The problem with the SICI methods is that it was difficult to decide whether a reduced SICI indicated weak inhibitory or strong excitatory cortical function solely on the basis of the SICI paradigm. To avoid this problem, we used the SICE paradigm that could evaluate the inhibitory and excitatory circuits in more detail. The influence of the excitatory function has been shown to be superior to that of the inhibitory function at a strong conditioning stimulus in the SICE paradigm (7). If only the excitatory function increases and the inhibitory function remains unchanged, the amplitude of SICE is small at a weak conditioning stimulus and large at a strong conditioning stimulus (7). However, the amplitude of SICE was reduced according to the intensity of the conditioning stimulus in this study. Therefore, the reduction in SICI of the ipsilesional motor cortex implies the loss of inhibitory function and not an epiphenomenon caused by modified neuronal circuits shifting toward excitatory activity.

TCI from the contralesional to the ipsilesional motor cortex was more prominent in patients with greater motor function during movement. This finding is not consistent with that of previous study, which reported a negative correlation between TCI at pre-movement and the motor function of the paretic hand (5). These differences may have resulted from the differing methods and TCI mechanisms employed in our and previous study (13). A recent study reported that TCI could inhibit unwanted mirror activity during intended unimanual motor tasks (14). Consistent with this report, TCI to the ipsilesional motor cortex was correlated negatively with the mirror activity of the paretic hand in our study. Therefore, TCI to the ipsilesional motor cortex during movement may play a neurophysiological role in the inhibition of mirror movement of the paretic hand. To clarify this hypothesis, further studies are required to evaluate the change in mirror activity when TCI to the ipsilesional motor cortex is reduced by using inhibitory repetitive TMS over the contralesional motor cortex (14). We propose that TCI to the ipsilesional motor cortex may be important for mirror movement of the paretic hand; however, we agree with the hypothesis that TCI to the ipsilesional motor cortex may inhibit motor function in some stroke patients (5). Considering these findings, TCI to the ipsilesional motor cortex may be influenced by a balance between motor function and mirror movement in the paretic hand during the process of reorganization after stroke. That is to say, TCI to the ipsilesional motor cortex may be strong to inhibit mirror movement in patients with good motor function; in contrast, TCI in patients with poor motor function may be weak to improve motor function without inhibition of mirror movement.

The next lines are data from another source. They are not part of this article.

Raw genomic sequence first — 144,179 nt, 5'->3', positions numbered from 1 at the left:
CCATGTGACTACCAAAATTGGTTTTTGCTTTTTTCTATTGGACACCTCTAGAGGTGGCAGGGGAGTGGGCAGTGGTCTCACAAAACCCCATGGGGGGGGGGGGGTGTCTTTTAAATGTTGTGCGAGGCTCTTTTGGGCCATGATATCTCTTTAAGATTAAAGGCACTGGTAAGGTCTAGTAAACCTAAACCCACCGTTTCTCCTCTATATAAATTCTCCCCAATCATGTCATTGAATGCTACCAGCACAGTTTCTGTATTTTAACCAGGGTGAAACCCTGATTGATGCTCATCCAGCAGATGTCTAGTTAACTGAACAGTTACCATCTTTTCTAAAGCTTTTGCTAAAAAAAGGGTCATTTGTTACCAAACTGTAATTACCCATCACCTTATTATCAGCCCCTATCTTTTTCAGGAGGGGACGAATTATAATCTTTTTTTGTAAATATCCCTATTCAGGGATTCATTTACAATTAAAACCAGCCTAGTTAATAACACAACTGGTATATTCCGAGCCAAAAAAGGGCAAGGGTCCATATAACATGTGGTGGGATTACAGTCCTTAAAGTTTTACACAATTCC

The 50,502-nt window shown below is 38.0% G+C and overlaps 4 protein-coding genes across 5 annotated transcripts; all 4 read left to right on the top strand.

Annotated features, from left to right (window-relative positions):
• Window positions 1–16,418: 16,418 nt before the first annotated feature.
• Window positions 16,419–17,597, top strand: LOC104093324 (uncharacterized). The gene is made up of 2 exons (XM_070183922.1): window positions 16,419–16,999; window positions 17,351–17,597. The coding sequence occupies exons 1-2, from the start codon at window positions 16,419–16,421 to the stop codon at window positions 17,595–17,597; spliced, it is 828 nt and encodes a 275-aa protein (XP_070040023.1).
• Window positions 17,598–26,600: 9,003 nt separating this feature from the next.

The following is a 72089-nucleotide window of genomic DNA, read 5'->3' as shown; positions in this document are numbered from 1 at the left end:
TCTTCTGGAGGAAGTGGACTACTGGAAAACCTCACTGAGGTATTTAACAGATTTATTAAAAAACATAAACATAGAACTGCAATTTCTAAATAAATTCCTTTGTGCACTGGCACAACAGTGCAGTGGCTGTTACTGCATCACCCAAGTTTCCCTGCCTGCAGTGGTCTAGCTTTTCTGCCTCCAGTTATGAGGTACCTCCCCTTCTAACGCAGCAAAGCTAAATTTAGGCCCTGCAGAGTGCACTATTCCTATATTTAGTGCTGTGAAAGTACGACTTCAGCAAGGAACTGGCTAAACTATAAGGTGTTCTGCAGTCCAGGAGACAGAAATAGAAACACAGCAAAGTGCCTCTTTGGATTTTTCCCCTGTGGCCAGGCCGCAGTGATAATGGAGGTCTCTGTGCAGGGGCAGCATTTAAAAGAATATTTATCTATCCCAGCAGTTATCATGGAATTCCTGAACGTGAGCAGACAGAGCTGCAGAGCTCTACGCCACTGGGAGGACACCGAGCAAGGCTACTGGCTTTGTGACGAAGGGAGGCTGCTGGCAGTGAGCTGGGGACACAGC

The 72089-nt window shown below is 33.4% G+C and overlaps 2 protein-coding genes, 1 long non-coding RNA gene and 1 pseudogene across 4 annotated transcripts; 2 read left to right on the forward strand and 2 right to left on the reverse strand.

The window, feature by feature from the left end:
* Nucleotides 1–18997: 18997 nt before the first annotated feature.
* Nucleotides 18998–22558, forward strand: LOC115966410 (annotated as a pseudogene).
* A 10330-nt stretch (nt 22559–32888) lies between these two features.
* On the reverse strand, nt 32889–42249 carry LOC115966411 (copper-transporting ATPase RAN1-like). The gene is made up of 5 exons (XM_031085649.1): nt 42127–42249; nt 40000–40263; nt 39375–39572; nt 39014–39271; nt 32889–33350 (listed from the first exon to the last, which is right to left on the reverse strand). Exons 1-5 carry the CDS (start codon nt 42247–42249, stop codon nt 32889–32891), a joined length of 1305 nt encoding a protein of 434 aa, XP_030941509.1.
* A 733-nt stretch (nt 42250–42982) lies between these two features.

The neurophysiological results of this study may help improve individualized rehabilitation strategies after stroke. Recent study has reported that inhibitory neuromodulation of the contralesional motor cortex could improve the motor function of the paretic hand by a reduction in TCI to the ipsilesional motor cortex (9). Therefore, inhibitory neuromodulation of the contralesional motor cortex may be especially effective for stroke patients with good motor function who had strong TCI, although the mirror activity of the paretic hand may increase. In addition, for subcortical stroke patients with disinhibition of the ipsilesional motor cortex, intense use of the paretic limb, such as constraint-induced movement therapy, may promote motor recovery by inducing use-dependent reorganization (15). In contrast, inhibitory neuromodulation of the contralesional motor cortex may be less effective in stroke patients with poor motor function, because these patients already have weak TCI before the neuromodulation interventions. The functional imaging study has reported that the contralesional motor cortex is engaged during paretic hand movements in stroke patients with poor motor function (16). Therefore, therapy aimed at increasing the excitability of the contralesional motor cortex may be effective for motor recovery of stroke patients with poor motor function. However, to our knowledge, there is no report that a neuromodulatory approach that increases the excitability in only the contralesional motor cortex can enhance motor recovery, ignoring the importance of the balance between bilateral hemispheres (17). If excitability is increased only in the contralesional motor cortex, the weak TCI to the ipsilesional motor cortex in stroke patients with poor motor function may become strong and inhibit the function of the ipsilesional motor cortex. Therefore, bilateral movement training that engages and balances both hemispheres may be effective for stroke patients with poor motor function (18).

Acknowledgements

We thank Mami Onodera for technical support. This work was supported by research project grant-in-aid for scientific research of No. 20700420 from the Japan Society for the Promotion of Science.

References